This may alarm you (in fact, you might want to sit down to hear it), but I wasn’t always an intrepid pioneer who sojourned through the world of horror with ease, grace, and relative peace of mind. I know: you thought I was born unflinchingly brave and are now trying to deal with the shock of finding out that even I, your humble Just Dread-Full writer, used to scare easily. But when I say “easily,” you might not understand just how easily I scared. To paint you a vivid picture of how far I’ve come in my (almost) 32 years of existence, how much bolder and more brazen I am, I’ve decided to tell you about one of my first scares (I’ll probably tell you about the other in a second part of this segment). Long before I sought the adrenaline of a tasty jump-scare, I used to quiver, quake, and cry at sudden upsets to my calm surroundings. I was, to be truthful, kind of a baby. You may gather that this is true when I tell you my earliest scary memory.
The first instance takes place on an idle eve (or series of eves) in early December, when the more jovial participants in Western culture and Christianity begin to celebrate the Christmas Holiday. I was probably about three when this happened (though I’m not sure) so let’s say it was about 1987. Picture a quiet street with an ornate Catholic church on the corner, an olive green flat with a small garden, and a warm, lighted kitchen with a group of adults sitting around a table and the melodious din of Christmas music reverberating from a speaker built into a wall.
Suddenly, two adults (they happen to be my parents) get mischievous grins on their faces (you best believe they knew what they were doing), and suddenly you can hear the frenzied, soprano squeals of Alvin and the Chipmunks in the background singing about their avaricious desires for that much-venerated toy: the hula hoop. (Yeah, you’ve heard the song. Surely, you’ve heard the song). Now, to your average adult – or, to most children – this song is at worst a mere annoyance, and at best, a festive holiday tradition. But to young, emotionally vulnerable Kalie (that’s me, if you haven’t figured it out, I’m Kalie), this song portends imminent doom. It’s all fun and games when the blindly happy chipmunks are serenading us about their anticipation for the holidays, but anyone who’s heard this song a couple of times knows that it takes a dark turn. Suddenly, a booming voice intercepts the felicitous merriment and screams, “Alvinnn, Alvinnn, Alvinnn!”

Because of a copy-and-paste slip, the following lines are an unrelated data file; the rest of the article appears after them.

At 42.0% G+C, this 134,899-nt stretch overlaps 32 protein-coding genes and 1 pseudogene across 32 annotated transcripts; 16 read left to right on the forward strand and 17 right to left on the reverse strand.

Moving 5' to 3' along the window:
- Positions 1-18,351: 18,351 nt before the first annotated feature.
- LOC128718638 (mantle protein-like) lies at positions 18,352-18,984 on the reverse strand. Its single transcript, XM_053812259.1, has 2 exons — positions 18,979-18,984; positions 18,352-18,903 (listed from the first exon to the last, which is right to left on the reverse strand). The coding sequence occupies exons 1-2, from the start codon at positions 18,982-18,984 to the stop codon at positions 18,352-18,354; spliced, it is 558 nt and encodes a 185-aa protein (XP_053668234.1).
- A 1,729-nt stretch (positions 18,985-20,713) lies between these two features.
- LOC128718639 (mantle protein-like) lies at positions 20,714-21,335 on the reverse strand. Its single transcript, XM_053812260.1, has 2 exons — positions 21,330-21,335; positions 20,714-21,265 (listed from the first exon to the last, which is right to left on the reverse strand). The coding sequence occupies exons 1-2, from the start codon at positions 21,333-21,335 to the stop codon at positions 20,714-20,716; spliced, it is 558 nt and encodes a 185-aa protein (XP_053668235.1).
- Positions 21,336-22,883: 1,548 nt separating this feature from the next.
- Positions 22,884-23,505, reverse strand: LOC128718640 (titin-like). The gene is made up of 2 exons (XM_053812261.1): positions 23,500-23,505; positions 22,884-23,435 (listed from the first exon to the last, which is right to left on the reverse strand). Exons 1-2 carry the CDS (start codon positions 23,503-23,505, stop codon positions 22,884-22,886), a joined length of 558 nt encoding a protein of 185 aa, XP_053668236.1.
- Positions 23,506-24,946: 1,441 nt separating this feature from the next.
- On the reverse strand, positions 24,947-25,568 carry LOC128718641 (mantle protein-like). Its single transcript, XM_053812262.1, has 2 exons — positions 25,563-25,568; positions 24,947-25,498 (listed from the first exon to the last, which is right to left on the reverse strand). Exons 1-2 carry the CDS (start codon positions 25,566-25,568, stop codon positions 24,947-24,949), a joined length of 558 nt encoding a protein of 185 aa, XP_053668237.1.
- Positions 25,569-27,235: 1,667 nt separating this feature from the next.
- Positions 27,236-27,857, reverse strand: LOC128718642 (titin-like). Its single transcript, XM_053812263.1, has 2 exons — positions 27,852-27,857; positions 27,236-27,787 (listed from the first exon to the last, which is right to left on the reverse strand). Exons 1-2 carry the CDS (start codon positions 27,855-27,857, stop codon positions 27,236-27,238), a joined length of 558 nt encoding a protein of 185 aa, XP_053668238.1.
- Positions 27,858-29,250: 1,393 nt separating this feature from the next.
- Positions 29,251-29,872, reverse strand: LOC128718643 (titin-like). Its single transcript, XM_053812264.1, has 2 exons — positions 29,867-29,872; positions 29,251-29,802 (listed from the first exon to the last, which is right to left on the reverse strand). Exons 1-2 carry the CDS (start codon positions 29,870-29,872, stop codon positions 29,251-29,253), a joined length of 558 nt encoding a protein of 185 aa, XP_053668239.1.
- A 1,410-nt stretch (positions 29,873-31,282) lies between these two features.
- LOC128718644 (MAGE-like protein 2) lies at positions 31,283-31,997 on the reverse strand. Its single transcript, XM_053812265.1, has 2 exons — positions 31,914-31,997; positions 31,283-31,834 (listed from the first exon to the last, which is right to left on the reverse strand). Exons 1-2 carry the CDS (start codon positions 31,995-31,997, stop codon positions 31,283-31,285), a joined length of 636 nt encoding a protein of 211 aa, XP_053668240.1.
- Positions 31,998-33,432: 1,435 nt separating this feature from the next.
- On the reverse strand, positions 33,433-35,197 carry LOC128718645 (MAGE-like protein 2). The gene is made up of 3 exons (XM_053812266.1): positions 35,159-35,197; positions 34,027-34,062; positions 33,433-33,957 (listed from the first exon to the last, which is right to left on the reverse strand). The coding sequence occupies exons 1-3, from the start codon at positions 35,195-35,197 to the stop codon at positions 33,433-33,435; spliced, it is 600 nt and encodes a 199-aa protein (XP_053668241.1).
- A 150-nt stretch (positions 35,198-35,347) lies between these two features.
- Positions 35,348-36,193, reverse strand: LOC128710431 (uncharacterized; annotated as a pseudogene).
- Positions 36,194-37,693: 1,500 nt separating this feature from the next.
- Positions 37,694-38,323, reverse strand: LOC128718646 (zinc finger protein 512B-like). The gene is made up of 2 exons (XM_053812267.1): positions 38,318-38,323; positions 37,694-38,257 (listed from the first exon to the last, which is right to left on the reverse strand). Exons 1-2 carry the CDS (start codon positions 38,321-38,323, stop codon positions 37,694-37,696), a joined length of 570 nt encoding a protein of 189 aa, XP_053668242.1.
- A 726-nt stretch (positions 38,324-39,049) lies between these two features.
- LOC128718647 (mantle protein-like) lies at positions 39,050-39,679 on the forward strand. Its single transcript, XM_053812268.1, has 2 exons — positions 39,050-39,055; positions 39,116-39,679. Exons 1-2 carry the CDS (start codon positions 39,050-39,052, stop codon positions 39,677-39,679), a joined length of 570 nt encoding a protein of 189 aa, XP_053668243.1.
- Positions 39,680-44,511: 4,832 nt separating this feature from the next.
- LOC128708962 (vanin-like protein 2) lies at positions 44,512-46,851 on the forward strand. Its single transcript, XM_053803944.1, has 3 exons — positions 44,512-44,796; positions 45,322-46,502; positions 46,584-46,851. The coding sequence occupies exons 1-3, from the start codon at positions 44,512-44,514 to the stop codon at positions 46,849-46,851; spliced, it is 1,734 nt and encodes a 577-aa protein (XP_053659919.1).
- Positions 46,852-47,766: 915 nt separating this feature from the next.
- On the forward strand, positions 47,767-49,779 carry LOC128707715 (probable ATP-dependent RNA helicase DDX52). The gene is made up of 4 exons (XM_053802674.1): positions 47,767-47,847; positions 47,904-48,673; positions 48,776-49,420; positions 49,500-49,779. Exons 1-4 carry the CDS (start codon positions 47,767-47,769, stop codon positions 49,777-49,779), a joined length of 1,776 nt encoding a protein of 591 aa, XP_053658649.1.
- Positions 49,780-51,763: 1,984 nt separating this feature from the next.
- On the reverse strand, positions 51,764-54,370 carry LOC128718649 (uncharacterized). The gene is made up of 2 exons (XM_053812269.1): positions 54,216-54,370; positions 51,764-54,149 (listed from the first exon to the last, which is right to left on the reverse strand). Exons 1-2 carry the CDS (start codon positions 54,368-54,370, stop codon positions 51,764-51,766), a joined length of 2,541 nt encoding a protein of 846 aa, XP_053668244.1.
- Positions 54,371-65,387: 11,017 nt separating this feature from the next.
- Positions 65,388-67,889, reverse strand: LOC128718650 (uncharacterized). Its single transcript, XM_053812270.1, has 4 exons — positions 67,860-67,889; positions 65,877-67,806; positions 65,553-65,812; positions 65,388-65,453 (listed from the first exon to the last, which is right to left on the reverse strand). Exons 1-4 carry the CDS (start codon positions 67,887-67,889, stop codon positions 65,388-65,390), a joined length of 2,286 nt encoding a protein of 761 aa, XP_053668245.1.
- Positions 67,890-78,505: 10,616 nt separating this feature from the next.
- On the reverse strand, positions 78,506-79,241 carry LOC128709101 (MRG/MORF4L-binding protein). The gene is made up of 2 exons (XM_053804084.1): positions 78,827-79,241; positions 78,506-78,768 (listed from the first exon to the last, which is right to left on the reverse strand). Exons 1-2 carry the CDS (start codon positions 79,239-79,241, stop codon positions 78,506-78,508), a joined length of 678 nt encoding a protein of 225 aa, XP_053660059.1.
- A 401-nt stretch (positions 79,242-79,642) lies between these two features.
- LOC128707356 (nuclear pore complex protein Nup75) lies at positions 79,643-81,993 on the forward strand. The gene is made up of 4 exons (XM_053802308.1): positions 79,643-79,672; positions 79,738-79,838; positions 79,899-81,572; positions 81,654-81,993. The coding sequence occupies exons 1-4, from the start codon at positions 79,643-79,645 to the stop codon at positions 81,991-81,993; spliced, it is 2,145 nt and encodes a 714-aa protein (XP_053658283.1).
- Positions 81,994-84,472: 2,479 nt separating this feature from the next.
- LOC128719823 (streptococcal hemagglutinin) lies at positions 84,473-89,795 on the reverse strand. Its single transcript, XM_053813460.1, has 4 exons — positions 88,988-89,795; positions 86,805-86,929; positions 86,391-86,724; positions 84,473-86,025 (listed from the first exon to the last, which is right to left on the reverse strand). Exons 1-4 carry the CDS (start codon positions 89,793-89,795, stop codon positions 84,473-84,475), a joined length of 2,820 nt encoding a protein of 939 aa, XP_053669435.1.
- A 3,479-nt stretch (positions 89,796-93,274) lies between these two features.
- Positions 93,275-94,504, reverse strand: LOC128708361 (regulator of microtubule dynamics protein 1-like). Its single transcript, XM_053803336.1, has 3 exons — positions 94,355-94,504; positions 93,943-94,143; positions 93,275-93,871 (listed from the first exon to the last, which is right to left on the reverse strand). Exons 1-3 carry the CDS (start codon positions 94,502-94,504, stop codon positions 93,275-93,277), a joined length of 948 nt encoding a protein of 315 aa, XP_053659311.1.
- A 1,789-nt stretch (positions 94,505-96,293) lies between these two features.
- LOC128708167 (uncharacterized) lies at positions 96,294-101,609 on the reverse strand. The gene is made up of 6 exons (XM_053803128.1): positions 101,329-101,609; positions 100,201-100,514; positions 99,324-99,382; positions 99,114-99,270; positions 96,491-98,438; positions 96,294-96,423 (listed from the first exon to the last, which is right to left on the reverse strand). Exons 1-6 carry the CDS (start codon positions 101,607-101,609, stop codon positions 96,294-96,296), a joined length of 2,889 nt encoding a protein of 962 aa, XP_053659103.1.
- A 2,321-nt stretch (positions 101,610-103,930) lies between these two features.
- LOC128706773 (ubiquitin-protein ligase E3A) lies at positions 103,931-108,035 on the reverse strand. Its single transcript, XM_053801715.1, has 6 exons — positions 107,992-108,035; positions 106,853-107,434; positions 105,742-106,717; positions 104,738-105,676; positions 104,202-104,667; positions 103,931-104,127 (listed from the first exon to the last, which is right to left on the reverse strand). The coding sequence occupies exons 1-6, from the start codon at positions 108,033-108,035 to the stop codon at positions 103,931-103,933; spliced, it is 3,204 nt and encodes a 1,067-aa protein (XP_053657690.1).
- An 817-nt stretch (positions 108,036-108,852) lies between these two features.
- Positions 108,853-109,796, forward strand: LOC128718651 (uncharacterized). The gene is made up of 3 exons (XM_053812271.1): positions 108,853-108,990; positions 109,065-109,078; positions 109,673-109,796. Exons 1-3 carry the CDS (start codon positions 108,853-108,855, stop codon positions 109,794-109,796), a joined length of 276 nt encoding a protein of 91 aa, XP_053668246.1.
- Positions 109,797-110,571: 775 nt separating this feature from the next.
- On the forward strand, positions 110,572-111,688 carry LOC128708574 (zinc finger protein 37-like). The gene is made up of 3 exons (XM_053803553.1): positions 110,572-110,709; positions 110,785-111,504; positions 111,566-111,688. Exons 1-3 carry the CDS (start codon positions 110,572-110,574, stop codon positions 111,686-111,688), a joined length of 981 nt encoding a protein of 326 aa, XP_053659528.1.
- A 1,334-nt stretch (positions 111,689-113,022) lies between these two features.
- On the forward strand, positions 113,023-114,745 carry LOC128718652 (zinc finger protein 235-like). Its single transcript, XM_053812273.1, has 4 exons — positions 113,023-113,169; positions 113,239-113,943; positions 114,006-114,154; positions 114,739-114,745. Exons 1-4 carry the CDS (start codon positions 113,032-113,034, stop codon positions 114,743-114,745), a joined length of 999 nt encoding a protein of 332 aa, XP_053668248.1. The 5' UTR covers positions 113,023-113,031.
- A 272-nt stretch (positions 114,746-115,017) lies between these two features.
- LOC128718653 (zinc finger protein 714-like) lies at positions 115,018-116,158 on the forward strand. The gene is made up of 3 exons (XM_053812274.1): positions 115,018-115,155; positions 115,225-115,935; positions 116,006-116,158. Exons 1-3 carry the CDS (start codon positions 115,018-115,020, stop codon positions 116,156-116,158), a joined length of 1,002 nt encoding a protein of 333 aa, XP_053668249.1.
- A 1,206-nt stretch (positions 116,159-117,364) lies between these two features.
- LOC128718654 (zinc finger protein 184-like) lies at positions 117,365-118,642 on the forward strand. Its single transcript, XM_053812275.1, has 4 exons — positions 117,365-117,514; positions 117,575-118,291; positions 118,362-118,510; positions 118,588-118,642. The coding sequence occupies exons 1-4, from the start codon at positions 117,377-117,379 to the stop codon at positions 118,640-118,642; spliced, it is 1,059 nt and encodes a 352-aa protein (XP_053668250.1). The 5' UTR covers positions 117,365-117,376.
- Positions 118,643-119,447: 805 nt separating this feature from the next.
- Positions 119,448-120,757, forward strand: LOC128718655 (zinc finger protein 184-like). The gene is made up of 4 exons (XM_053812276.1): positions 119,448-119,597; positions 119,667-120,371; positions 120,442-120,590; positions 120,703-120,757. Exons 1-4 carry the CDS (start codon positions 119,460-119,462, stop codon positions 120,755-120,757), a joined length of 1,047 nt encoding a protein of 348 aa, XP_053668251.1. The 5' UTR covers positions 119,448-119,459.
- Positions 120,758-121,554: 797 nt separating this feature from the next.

It’s horrible – right? We’re all smiling, bobbing our heads to the soothing cadence of happy chipmunks when this asshole, Dave, has to get all worked up about something and scream at Alvin. And I mean, he screams. On the one hand, the whole scenario is a little unsettling. On the other hand, kids are funny creatures, really. After all, anyone who knows the background to Alvin and the Chipmunks (though I probably didn’t, then) knows that Dave isn’t an odious character. And I guess I must have had a privileged childhood; I was so afraid of Dave’s loud voice because I wasn’t used to such raised voices and yelling. In any case, something about the way Dave yelled at those chipmunks truly terrified me.
When my parents would turn on the dreaded chipmunk song, I would run out of the kitchen in my grandma’s house, where, as I’ve mentioned, a hearty speaker wired to the record player in the back room was built into the wall. If I ran into the first sitting room I found some, but little, sanctuary, for in the adjacent room sat the blasted record player, the insidious device responsible for crooning those horrendous tunes. My grandma’s old flat on East 10th Street was not a large edifice, and if my parents or relatives had a mind to play the chipmunk song during the days approaching Christmas, I had little recourse. I wonder, now, at the fact that I didn’t simply run outside and bury my head in the snow, but then, I was not a child prone to testing boundaries and limits. Not then.
I can laugh at all my fear retrospectively, but the incident provides some important perspective for me now. On the one hand, how simple it seems now to be a child. How I may sometimes wish that the most terrifying element of my existence was a cartoon character’s raised voice in a playful Christmas Carol. On the other hand, my experience with the chipmunk song seems a telling testament to the true weight of much fear. I had, by all rational explanation, no reason to be afraid, and as a 30-some year-old woman, my fear of the chipmunk song seems pleasantly nostalgic and laughable. Might not much fear be the same? Truly, there are things in life to be afraid of. But so much fear is the stuff of fantasy, dreaded stories we concoct in our mind and socially acceptable delusions. At least, that’s true for me. Perhaps the fears that plague most of us as adults are as silly and inconsequential as that chipmunk song. Perhaps, 30 years from now, I’ll be laughing at my current trepidations. These are, I think, important points to consider.